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What is CHAT?

We use cultural-historical activity theory (CHAT) in a broad sense* here to identify the emergent synthesis that has brought together Vygotskyan psychology, Voloshinovian and Bakhtinian semiotics, Latour's actor-network theory, and situated, phenomenological work in sociology and anthropology. The journal Mind, Culture, and Activity illustrates the range of work coming together in this area.

CHAT rejects the notion that human action is governed by some neo-platonic realm of rules, whether the linguistic rules of English, the communicative norms of some discourse community, or cognitive scripts for acting in a particular situation. It argues that activity is situated in concrete interactions that are simultaneously improvised locally and mediated by historically provided tools and practices. Those tools and practices range from machines, made-objects, semiotic means (e.g., languages, genres, iconographies), and institutions to structured environments, domesticated animals and plants, and, indeed, people themselves. Mediated activity involves externalization (speech, writing, the manipulation and construction of objects and devices) and co-action (with other people, artifacts, and elements of the social-material environment) as well as internalization (perception, learning). As objects and environments are formed and transformed through human activity, they come to embody the goals and social organization of that activity in the form of affordances for use. Affordances do not determine how an artifact is used, but do make particular uses easier or harder. Mediated activity also means that action and cognition are distributed over time and space and among people, artifacts, and environments. Distributed activity inevitably crosses social and historical boundaries so that activity, people, and artifacts are always heterogeneous. Activity is thus also laminated, as multiple frames or fields co-exist in any situated act. Laminated frames may be relatively foregrounded or backgrounded. In activity, people are socialized (brought into alignment with others) as they appropriate cultural resources, but also individuated as their particular appropriations historically accumulate to form a particular individual. Socialization (learning) simultaneously makes people and societies because what is appropriated and individuated is also externalized in activity and, thus, alters the social.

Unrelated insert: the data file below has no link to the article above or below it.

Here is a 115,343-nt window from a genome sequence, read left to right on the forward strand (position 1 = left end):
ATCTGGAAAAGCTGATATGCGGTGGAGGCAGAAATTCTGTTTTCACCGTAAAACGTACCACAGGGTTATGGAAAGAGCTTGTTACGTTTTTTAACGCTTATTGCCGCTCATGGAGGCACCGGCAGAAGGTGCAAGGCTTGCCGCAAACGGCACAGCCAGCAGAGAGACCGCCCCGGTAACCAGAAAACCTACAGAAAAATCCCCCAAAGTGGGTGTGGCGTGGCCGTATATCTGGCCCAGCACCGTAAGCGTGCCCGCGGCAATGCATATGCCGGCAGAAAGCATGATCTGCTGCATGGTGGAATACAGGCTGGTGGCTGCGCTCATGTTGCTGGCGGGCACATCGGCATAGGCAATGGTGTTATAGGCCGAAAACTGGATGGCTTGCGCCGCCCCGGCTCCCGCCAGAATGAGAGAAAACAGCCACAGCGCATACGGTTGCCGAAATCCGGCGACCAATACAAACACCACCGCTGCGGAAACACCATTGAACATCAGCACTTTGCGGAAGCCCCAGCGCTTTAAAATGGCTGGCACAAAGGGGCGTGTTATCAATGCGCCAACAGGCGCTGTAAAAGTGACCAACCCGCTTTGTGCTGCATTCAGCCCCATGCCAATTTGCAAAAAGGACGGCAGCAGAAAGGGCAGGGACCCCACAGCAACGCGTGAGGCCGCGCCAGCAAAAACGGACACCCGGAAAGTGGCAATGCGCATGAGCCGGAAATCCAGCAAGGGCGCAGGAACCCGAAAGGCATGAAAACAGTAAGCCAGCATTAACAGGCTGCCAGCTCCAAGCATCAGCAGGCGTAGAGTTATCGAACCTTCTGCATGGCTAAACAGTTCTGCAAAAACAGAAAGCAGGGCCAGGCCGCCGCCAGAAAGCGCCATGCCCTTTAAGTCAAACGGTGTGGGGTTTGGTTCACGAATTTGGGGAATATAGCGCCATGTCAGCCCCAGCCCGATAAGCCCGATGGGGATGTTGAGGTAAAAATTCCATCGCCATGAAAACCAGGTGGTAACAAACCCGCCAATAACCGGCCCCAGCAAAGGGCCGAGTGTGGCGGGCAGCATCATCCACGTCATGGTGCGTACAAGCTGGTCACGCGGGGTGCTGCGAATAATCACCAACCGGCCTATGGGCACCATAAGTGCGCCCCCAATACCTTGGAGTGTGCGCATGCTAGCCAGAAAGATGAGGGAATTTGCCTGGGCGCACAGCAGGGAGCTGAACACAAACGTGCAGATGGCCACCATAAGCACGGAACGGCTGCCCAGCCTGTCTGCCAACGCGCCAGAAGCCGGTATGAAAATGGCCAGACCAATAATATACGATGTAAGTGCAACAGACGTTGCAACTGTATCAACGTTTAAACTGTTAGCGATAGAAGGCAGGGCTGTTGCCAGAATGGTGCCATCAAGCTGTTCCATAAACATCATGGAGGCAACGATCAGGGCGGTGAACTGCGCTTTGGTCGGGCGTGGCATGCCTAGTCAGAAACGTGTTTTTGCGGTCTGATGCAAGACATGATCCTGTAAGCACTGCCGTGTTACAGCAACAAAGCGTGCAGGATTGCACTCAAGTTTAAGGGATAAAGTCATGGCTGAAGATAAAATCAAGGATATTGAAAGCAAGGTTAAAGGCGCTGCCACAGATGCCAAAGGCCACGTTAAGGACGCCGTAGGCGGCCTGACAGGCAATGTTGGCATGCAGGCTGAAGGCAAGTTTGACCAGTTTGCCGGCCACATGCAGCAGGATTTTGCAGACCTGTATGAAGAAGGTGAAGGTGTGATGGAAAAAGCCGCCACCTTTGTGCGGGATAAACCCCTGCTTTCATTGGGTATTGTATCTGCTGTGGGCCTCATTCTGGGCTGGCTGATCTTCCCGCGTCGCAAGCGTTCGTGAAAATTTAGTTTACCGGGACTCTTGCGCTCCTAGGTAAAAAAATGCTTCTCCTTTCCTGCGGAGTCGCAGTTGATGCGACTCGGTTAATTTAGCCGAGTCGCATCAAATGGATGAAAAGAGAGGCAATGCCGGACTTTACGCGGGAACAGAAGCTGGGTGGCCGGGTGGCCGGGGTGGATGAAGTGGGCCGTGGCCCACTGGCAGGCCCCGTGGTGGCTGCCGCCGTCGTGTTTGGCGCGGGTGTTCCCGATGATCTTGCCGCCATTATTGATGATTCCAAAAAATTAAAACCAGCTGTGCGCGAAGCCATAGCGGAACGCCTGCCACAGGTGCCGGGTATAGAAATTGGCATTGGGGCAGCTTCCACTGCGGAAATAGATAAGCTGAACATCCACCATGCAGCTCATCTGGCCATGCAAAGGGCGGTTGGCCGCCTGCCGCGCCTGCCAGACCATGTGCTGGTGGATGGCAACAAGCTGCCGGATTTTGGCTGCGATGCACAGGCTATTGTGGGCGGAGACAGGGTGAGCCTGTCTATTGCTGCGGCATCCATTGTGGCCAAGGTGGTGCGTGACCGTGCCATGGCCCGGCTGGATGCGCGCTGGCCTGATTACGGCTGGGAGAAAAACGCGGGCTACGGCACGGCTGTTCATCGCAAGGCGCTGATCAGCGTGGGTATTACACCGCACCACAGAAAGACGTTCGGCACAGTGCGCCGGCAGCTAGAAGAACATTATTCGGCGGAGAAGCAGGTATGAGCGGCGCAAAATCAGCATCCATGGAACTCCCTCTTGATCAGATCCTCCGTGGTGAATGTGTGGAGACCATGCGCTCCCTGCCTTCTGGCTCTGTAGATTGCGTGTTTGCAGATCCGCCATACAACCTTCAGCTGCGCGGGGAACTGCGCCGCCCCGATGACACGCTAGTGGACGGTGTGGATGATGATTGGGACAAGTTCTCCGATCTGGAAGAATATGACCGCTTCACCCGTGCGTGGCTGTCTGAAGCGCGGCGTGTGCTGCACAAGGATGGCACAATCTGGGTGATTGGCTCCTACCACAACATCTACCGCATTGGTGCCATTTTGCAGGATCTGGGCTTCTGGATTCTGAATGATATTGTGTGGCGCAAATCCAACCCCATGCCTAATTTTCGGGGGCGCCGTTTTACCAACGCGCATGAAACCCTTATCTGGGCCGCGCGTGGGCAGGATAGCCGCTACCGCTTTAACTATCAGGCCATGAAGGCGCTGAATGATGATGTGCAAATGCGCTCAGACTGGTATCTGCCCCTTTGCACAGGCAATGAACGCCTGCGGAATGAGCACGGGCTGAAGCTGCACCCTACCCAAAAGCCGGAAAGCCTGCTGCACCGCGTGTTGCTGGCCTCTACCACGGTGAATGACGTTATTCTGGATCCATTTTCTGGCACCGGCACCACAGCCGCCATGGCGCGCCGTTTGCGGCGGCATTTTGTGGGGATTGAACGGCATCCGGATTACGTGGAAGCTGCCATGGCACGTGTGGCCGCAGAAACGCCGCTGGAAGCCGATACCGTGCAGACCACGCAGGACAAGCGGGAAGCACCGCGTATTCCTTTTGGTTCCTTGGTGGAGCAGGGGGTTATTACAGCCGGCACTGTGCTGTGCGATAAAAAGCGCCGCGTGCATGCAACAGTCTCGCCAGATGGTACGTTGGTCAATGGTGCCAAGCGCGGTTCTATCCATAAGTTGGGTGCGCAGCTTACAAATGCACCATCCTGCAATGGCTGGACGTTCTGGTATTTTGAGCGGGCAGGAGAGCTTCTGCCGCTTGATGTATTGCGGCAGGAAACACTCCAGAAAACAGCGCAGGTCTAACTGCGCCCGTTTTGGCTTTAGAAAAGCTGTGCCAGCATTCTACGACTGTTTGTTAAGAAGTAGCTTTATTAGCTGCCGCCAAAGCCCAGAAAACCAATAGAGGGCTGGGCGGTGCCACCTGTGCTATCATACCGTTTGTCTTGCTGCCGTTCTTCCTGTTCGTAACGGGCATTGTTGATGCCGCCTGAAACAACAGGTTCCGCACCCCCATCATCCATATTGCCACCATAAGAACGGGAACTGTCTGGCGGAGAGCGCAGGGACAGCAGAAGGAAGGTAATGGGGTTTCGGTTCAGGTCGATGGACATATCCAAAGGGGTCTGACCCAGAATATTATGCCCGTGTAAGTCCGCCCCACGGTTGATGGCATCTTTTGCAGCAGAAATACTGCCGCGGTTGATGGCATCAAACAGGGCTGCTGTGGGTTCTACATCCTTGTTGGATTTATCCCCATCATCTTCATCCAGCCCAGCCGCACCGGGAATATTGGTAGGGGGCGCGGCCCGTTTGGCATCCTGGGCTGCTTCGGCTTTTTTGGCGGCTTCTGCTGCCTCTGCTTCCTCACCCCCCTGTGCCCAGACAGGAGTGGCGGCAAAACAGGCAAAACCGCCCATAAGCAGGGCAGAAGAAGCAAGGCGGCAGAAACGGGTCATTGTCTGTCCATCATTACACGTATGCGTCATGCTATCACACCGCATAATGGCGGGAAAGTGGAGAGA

For further reading in the diverse field of CHAT, we would particularly recommend the following texts listed in our references: Mikhail Bakhtin (1986); Charles Bazerman (1988); Michael Cole (1996); Yrjo Engestrom (1987, 1993); Dorothy Holland, William Lachicotte, Debra Skinner, and Carole Cain (1998); Edwin Hutchins (1995a); Judith Irvine (1996); Bruno Latour (2005); Jean Lave and Etienne Wenger (1991); Paul Prior (1998, 2005, Prior and Jody Shipka, 2003); Ron Scollon and Suzie Wong Scollon (2003); Sylvia Scribner (1997); Valentin Voloshinov (1973); Lev Vygotsky (1987); James Wertsch (1991, Wertsch, Pablo del Rio, and Amelia Alvarez 1995).

* CHAT is sometimes used in a narrower sense to refer to a specific line of work, particularly approaches that align closely with Engestrom and Cole. The broader field is variously named and divided. Other terms include sociohistoric, sociocultural, activity, (neo)Vygotskyan, and practice theory.